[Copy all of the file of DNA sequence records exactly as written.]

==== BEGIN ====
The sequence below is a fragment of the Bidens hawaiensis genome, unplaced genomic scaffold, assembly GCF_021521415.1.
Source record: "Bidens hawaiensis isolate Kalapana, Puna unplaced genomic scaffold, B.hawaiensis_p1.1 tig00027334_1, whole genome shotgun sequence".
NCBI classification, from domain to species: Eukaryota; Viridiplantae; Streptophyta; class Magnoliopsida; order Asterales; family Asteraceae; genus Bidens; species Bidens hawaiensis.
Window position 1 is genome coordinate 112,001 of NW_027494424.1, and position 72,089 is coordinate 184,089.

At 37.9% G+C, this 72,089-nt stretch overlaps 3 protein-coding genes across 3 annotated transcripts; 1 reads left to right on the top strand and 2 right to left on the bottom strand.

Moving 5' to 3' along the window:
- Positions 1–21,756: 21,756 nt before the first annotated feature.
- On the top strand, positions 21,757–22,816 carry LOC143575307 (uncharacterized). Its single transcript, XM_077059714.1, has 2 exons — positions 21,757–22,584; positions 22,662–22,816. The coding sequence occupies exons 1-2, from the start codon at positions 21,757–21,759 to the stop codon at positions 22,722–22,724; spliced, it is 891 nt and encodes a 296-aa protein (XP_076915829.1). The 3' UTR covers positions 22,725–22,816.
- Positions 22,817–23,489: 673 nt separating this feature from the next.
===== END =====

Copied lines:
The sequence below is a fragment of the Bidens hawaiensis genome, unplaced genomic scaffold, assembly GCF_021521415.1.
Source record: "Bidens hawaiensis isolate Kalapana, Puna unplaced genomic scaffold, B.hawaiensis_p1.1 tig00027334_1, whole genome shotgun sequence".
NCBI classification, from domain to species: Eukaryota; Viridiplantae; Streptophyta; class Magnoliopsida; order Asterales; family Asteraceae; genus Bidens; species Bidens hawaiensis.
Window position 1 is genome coordinate 112,001 of NW_027494424.1, and position 72,089 is coordinate 184,089.

At 37.9% G+C, this 72,089-nt stretch overlaps 3 protein-coding genes across 3 annotated transcripts; 1 reads left to right on the top strand and 2 right to left on the bottom strand.

Moving 5' to 3' along the window:
- Positions 1–21,756: 21,756 nt before the first annotated feature.
- On the top strand, positions 21,757–22,816 carry LOC143575307 (uncharacterized). Its single transcript, XM_077059714.1, has 2 exons — positions 21,757–22,584; positions 22,662–22,816. The coding sequence occupies exons 1-2, from the start codon at positions 21,757–21,759 to the stop codon at positions 22,722–22,724; spliced, it is 891 nt and encodes a 296-aa protein (XP_076915829.1). The 3' UTR covers positions 22,725–22,816.
- Positions 22,817–23,489: 673 nt separating this feature from the next.